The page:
On the safe side: 8 LP, 2 UNA

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MARLEN-V.-RONQUILLO
At this point, unless 10 senatorial candidates self-destruct, they are all set to win in the May 13 election. Of the 10, eight are from the LP-led coalition and two are from the UNA.

This means that two slots, the 11th to 12th place, are still up for grabs and the situation at the bottom two is very fluid.

OK, who among the LP/Team PNoy candidates have positioned themselves on the safe side a few days before the election? On who are the two who will coast to victory on the UNA side?

The LP coalition’s eight are Loren Legarda, Francis Escu­dero, Alan Peter Cayetano, Cynthia Villar, Bam Aquino, Grace Poe Antonio Trillanes and Sonny Angara.
The UNA candidates who will make it are Nancy Binay and JV Ejercito.

The only new name on the list is Sonny Angara. But if you look at the realities at ground level, all things point out to one thing: Angara is right now on the statistical safe side. His momentum is up, and every movement has been an improvement from where he was (12th to 13th place) over the past three months. This is what we call peaking at the right time.

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After two major labor federations with no connection to Sonny Angara whatsoever listed their 10 choices for senator alphabetically—which made Angara number one on their ballot—and you get a very public endorsement from Senator Miriam Defensor-Santiago, political junkies can sense that there are many things positive that are lifting the young Angara up.

What will probably affect the “safe standing” of the 10?

There are really very few factors that can drag down the 10 candidates to defeat.

First, if they commit acts too embarrassing or too gross that would lead to a national turn-off. But nobody among the 10 has suicidal tendencies and what they will most likely do is to follow the advice of President Aquino to his candidates: put your best foot forward.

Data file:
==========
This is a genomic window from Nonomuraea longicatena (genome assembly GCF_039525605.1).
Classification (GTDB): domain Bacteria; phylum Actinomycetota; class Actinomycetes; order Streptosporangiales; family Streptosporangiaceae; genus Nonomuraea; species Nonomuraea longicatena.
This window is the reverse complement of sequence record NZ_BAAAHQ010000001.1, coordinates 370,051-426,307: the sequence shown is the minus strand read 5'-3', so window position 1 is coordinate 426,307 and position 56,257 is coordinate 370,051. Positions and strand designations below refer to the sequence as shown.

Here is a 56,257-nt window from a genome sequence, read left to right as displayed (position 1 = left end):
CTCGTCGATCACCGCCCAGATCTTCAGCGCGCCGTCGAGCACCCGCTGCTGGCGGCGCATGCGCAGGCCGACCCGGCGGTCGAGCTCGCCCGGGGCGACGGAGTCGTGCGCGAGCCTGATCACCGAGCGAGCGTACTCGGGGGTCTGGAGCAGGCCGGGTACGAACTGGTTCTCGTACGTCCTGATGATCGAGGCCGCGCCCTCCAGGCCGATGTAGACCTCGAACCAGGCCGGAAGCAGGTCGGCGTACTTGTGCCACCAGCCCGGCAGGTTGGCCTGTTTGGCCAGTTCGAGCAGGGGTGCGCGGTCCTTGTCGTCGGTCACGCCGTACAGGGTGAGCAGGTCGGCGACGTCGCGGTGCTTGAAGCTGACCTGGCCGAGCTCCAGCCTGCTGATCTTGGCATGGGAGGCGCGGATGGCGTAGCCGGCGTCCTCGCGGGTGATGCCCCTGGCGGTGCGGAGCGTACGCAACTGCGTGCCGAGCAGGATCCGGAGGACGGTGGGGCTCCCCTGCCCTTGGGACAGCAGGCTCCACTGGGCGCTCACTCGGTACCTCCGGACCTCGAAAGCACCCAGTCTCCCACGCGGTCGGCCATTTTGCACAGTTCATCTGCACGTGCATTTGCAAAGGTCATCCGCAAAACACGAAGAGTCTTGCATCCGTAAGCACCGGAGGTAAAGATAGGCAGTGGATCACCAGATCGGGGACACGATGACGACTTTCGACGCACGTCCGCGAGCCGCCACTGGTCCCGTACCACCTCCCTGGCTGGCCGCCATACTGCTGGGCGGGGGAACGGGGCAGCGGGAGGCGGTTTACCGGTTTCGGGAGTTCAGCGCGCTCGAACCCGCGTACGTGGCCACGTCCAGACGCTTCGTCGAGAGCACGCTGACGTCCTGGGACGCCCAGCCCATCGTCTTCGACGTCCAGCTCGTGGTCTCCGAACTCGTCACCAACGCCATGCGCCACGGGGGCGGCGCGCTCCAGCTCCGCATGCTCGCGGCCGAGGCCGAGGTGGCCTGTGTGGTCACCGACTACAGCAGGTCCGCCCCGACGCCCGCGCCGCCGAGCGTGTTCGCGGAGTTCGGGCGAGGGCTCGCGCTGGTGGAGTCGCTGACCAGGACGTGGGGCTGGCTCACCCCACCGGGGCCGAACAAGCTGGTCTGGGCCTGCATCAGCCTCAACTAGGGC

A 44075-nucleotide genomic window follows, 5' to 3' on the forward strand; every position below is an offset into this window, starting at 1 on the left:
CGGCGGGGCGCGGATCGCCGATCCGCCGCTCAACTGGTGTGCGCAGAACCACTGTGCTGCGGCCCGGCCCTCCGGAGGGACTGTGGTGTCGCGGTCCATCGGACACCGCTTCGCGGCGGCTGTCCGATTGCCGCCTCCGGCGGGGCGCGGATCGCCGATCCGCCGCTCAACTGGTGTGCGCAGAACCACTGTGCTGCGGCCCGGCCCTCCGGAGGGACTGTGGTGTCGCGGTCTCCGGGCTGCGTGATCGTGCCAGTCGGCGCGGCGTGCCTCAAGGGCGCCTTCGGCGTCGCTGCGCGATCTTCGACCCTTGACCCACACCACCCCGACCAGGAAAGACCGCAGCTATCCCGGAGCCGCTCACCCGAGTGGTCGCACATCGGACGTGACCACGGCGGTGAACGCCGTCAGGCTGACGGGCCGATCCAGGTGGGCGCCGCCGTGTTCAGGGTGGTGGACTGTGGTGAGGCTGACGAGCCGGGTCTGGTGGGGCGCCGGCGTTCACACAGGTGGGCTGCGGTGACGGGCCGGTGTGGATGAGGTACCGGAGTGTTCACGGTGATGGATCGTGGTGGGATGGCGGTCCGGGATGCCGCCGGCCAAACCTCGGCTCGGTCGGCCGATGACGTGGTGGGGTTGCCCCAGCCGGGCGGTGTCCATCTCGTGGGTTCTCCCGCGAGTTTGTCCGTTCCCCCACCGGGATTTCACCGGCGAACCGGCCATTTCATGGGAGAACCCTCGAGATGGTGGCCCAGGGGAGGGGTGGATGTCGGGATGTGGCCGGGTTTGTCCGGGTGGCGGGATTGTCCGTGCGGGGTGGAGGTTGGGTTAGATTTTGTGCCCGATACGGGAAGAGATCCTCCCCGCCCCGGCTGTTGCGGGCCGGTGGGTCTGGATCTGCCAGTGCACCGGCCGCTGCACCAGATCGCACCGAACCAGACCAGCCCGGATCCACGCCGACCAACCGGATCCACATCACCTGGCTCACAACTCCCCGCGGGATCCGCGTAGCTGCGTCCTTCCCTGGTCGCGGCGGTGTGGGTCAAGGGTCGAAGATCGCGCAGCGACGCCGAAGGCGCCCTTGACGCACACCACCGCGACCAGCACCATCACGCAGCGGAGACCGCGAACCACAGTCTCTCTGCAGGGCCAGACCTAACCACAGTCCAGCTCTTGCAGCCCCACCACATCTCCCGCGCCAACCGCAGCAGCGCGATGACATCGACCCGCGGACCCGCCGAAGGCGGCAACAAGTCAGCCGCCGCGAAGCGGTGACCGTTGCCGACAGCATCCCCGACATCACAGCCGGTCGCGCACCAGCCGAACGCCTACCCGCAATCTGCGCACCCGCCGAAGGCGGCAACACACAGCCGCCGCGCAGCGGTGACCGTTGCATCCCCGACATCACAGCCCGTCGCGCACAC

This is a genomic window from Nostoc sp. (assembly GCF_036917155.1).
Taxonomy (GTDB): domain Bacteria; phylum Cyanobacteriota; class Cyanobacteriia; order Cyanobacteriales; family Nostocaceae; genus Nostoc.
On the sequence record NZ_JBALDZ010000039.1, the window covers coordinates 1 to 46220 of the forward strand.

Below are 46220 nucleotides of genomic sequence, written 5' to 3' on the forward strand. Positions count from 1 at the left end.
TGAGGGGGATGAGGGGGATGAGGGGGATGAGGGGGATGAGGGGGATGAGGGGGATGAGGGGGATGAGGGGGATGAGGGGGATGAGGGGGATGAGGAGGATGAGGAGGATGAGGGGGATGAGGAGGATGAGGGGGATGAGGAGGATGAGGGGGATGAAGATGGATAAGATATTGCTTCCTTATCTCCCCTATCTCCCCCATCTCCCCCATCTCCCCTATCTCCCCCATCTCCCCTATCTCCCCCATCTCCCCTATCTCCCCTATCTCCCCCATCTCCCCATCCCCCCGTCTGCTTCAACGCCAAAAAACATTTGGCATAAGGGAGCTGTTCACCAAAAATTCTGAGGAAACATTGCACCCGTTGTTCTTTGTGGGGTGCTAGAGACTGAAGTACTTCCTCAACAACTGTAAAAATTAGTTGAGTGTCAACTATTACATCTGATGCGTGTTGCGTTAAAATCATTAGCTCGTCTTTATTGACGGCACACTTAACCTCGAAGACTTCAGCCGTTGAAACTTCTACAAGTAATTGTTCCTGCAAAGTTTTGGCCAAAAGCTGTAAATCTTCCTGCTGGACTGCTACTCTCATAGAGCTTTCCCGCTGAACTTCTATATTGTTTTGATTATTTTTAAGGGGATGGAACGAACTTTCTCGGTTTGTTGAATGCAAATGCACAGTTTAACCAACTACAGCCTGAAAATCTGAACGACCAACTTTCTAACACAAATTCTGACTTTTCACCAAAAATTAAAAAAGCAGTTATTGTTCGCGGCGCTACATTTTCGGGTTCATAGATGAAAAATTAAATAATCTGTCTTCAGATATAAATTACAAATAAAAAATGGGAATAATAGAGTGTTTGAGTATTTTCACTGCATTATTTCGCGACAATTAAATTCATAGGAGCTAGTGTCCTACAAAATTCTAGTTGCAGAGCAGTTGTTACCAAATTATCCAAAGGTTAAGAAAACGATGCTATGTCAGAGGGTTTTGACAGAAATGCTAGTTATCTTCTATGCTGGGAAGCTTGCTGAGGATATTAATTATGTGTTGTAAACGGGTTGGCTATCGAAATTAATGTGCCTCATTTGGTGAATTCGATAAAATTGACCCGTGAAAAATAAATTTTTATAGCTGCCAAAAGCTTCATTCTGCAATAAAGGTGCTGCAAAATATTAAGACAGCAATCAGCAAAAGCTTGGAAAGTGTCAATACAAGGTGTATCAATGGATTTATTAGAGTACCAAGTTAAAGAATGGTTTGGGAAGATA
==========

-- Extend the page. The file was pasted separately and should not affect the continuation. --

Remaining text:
Stress the high points and the positives. Roll out the endorsements. Don’s get into any major controversy. Don’t get caught pissing in a churchyard.

If you get mired in a controversy, just pray hard that it involves an issue that is still nebulous to voters. Ma’am Loren would have been rendered vulnerable by the SAL-N controversy in a voting population that minds overseas property. But the Pinoy voter is largely clueless on overseas property and offshore accounts.

If you piss in a churchyard, that is a fatal offense. But a New York property or an offshore account—this is the hard truth—is not yet on the list of venal offenses, at least from the perspective of Filipino voters.

This is not the US context that savaged Mitt Romney for his offshore accounts and his Cayman Island tax-shelters. The worst case scenario for Ma’am Loren is a 2nd place finish.
Second, a non-endorsement from the huge voting blocs.

According to Senator Santiago, the INC has nine million voters. If you translate this into an LGU presence, this means Cebu, Pangasinan and Negros Occidental—plus five other provinces in the Southern Luzon or Central Luzon areas. This is a voting bloc so huge that it would affect the dynamic of the election. If one or two of the 10 fail to get the big voting blocs such as the INC and the support would go to those within the statistical range of probable winners, then a question mark will arise.

There is no such thing as a “Catholic vote.” The SWS tracking of the senatorial preferences of the regular churchgoing Catholics bear this out.

Third, a sustained black propaganda against one or two of the candidates listed on the “safe side” is still possible. But it should be one that would stick and gain traction, such as a question on their moral fitness.

Corruption issues are out of the picture. At this stage of the campaign, any “corruption” accusation will sound more like a statement of desperation rather than a statement of truth. The accusation should also focus on a fresh issue, not something rehashed a thousand times to destroy the credibility of a certain candidate. It will not stick. The voters will see through that political scam.

There are five to six candidates still fighting it out for the last two slots. A “Final 12” is really hard to write right now. Senator Santiago has a list of who she thinks will emerge as the 12 final winners. For the clueless, it is a good guide. The feeling of many is that it is uncannily accurate.

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